British Elbow & Shoulder Society (BESS) Clinical Updates – Coventry 2017

It’s been a week since the recent British Elbow & Shoulder Society (BESS) conference held at the Ricoh Arena in Coventry. A predominantly surgical conference but one that is always good fun and packed with learning for the Physiotherapist attendees also. Whist there it was good to catch up with old friends as well as meet new colleagues that share a similar interest.

Our recent qualitative work was presented as part of one of the keynote talks delivered by Dr Chris Littlewood (co-author) as well as in poster format; the messages seem well received and when the full manuscript gets published I will deliver the key messages via this blog. The photo below shows one of Chris’ slides with some of the quotes from the patients in our study:

Slide from Dr Chris Littlewood's talk: Mind your language!

Slide from Dr Chris Littlewood’s talk: Mind your language!

The point of this blog is to provide some of the insight from this years scientific programme. The statements below are all from talks delivered at the conference and are those that I’ve highlighted as most relevant to my practice within Primary Care and as Physiotherapist.

For full references of to whom conducted and presented the work; as well as full abstract please see here:

Basic Science and Miscellaneous

  • There is limited evidence that steroid injections to the ACJ delivered by ultrasound guidance are more effective than landmark guidance in terms of pain reduction or increasing function in both the short term (3 weeks) and medium term (6 months) – there is no evidence for long term outcomes (12 months+). Further research is needed to justify the additional cost and wait times associated with Ultrasound Guided injections in light of similar clinical outcomes.


  • A new outcome measure; the ‘Combined Shoulder Assessment’ has been developed which appears to be a more convenient and patient-friendly method to obtain equivalent Oxford, Constant and QuickDASH shoulder outcome scores. This was awarded the prize for best presentation and comes from the Wrightington Upper Limb Team.

Rotator Cuff

  • Physiotherapist-led exercise in patients with ‘Subacromial Impingement Syndrome’ leads to greater improvements in pain and function than providing a standardised advice and exercise leaflet (Phew!). Ultrasound-guided injection confers little additional benefit over landmark guided injection.


  • A controversial conclusion next! The Exeter team presented that in patients randomised to arthroscopic capsular release (ACR), a significantly higher improvement on the Oxford Shoulder Score was seen compared to those randomised to hydrodilation (HD). On this basis, they recommend ACR as their first line therapy for Frozen Shoulder.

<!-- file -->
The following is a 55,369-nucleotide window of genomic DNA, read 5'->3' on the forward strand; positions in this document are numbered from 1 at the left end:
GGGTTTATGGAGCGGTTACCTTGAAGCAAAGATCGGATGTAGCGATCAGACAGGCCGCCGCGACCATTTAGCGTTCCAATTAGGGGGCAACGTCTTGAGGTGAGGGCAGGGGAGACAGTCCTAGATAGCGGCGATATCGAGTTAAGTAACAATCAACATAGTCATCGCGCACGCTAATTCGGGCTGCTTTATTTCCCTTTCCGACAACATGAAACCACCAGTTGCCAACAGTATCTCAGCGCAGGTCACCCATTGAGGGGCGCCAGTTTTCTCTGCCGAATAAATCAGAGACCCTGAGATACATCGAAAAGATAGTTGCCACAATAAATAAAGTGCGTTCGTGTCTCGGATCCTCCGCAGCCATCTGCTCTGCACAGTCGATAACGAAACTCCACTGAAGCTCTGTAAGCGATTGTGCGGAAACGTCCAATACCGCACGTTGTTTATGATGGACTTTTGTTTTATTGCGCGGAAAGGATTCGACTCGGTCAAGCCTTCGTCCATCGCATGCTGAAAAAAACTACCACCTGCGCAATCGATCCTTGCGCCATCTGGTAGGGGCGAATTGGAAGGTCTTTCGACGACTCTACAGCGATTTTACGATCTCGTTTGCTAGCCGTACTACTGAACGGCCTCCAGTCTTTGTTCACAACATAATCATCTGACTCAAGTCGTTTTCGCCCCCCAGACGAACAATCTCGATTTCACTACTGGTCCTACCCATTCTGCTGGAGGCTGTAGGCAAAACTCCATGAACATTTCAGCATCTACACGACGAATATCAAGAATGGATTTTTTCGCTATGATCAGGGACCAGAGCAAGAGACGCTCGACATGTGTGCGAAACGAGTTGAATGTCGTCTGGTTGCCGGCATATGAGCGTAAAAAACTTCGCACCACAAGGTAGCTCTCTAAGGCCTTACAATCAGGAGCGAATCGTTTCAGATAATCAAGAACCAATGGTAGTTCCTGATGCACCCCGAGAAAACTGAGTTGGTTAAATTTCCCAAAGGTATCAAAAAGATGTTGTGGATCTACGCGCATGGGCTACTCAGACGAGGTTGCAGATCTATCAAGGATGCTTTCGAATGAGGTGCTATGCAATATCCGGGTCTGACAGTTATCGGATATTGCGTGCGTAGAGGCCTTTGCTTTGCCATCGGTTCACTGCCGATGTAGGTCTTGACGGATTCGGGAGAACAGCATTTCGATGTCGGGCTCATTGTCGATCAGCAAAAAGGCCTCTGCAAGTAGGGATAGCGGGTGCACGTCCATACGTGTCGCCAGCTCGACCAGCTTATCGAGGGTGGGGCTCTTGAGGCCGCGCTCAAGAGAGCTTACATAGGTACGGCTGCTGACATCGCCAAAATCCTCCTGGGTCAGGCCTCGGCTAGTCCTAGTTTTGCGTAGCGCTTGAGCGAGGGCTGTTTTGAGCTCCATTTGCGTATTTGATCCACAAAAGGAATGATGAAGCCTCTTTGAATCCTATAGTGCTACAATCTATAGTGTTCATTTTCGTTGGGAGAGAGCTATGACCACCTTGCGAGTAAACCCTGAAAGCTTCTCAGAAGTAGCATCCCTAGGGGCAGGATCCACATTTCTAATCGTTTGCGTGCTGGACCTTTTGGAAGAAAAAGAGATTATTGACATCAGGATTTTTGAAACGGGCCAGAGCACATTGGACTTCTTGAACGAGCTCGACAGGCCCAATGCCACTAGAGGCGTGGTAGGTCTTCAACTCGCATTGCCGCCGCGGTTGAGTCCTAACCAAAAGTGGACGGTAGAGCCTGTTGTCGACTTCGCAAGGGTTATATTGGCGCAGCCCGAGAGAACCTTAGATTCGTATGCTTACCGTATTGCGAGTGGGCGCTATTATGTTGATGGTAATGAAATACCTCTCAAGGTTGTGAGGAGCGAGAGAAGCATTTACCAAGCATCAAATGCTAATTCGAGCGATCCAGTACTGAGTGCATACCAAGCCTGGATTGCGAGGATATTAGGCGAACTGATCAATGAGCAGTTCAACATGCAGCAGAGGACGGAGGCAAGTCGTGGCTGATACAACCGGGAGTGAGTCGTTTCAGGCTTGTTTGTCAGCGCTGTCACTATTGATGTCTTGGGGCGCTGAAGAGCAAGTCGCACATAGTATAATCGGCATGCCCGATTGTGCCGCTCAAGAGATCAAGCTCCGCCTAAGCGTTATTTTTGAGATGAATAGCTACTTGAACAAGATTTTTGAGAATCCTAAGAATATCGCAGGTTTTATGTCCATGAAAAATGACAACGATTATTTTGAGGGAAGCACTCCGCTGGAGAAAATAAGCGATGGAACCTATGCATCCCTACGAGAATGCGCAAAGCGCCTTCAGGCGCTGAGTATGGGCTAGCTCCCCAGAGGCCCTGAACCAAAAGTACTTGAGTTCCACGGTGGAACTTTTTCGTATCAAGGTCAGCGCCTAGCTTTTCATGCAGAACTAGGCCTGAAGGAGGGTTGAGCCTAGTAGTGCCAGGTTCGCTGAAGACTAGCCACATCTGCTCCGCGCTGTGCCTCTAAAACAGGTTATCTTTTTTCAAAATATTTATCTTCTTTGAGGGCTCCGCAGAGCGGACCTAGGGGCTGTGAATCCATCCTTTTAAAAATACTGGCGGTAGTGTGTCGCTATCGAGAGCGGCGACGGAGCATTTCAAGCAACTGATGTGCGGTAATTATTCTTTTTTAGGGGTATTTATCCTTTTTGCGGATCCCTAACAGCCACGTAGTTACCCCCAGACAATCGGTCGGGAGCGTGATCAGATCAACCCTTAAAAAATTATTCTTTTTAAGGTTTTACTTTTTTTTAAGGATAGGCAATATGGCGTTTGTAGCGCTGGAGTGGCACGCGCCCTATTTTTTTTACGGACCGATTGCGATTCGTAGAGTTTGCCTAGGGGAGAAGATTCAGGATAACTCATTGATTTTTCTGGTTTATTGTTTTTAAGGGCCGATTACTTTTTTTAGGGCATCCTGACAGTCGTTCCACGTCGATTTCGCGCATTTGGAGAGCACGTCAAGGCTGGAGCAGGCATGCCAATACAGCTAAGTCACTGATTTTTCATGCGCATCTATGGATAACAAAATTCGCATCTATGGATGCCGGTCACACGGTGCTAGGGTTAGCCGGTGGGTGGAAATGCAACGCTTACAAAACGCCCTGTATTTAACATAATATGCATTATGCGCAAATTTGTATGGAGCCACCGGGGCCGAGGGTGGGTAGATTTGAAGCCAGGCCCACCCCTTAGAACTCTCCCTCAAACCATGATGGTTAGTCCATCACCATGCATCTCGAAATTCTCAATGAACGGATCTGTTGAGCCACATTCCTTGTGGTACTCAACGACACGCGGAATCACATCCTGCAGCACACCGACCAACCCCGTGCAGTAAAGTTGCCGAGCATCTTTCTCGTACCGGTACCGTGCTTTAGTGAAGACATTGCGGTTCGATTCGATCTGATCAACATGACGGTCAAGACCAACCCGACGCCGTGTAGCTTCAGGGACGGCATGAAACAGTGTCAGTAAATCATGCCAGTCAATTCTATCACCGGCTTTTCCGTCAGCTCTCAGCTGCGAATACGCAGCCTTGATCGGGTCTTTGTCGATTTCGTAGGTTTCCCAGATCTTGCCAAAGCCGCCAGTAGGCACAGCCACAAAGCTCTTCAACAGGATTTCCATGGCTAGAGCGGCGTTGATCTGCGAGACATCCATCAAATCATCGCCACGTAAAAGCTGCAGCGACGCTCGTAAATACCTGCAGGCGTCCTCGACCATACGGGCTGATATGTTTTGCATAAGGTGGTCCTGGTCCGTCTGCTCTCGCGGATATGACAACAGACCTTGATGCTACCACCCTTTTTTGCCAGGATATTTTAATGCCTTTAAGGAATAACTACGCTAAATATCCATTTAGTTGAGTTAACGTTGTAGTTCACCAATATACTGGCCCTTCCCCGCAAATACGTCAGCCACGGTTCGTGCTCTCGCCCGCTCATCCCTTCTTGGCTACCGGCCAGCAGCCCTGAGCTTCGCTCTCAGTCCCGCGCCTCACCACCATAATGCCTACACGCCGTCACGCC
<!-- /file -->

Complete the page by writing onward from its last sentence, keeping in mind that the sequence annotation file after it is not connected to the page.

However, the study demonstrated no difference in External Rotation range or EQ5D and there were a few short comings that may weaken the strength of this conclusion. The difference on Oxford Shoulder Score was 6 points; 5 points is the Minimally Clinically Important Difference (the point at which patients notice a change). The sample was very small; 25 were randomised into each group, 19 were available for follow up in the ACR group and 12 in the HD group. Four of the HD group crossed over to ACR and were excluded from the analysis leaving the final standings as 19 in the ACR group and 8 in the HD group. Further, the procedural time and cost were not considered when drawing the conclusion.

  • An interesting study from Monash University in Australia looking at long-term rotator cuff integrity following repair of a tear. At an average of 16.25 years post-surgery a recurrent tear was noted in 37% of patients with only one of these increasing in size. 85% of patients were satisfied with their surgery and those with a recurrent tear had equivalent outcome scores to those with an intact rotator cuff. What may therefore be the mechanism by which they improve? The group identified no independent risk factors for recurrent tear.


  • Four outcome measures satisfied the Evaluating Measures of Patient-Reported Outcomes (EMPRO) criteria for recommendation of use to quantify Health-Related Quality of Life in Lateral Epicondylar Tendinopathy (Tennis Elbow); DASH, QuickDASH, Oxford Elbow, Patient-rated Tennis Elbow Evaluation (PRTEE). The QuickDASH scored the highest and this may lead to a practice change within my ‘Tennis Elbow Clinic’ where I currently use the PRTEE.